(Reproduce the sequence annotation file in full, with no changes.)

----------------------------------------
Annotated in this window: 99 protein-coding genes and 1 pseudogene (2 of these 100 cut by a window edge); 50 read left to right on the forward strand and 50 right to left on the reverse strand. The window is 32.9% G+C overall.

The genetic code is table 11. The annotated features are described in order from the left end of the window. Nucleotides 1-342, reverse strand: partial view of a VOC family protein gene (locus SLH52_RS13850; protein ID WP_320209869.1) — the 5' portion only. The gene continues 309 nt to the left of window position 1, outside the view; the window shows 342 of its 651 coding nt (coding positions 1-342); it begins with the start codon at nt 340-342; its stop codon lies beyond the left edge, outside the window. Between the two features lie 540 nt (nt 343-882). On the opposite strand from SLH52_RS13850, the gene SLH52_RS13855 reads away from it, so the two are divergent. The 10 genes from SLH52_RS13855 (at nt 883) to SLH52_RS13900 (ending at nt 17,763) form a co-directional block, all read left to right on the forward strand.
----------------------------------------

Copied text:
Annotated in this window: 99 protein-coding genes and 1 pseudogene (2 of these 100 cut by a window edge); 50 read left to right on the forward strand and 50 right to left on the reverse strand. The window is 32.9% G+C overall.

The genetic code is table 11. The annotated features are described in order from the left end of the window. Nucleotides 1-342, reverse strand: partial view of a VOC family protein gene (locus SLH52_RS13850; protein ID WP_320209869.1) — the 5' portion only. The gene continues 309 nt to the left of window position 1, outside the view; the window shows 342 of its 651 coding nt (coding positions 1-342); it begins with the start codon at nt 340-342; its stop codon lies beyond the left edge, outside the window. Between the two features lie 540 nt (nt 343-882). On the opposite strand from SLH52_RS13850, the gene SLH52_RS13855 reads away from it, so the two are divergent. The 10 genes from SLH52_RS13855 (at nt 883) to SLH52_RS13900 (ending at nt 17,763) form a co-directional block, all read left to right on the forward strand.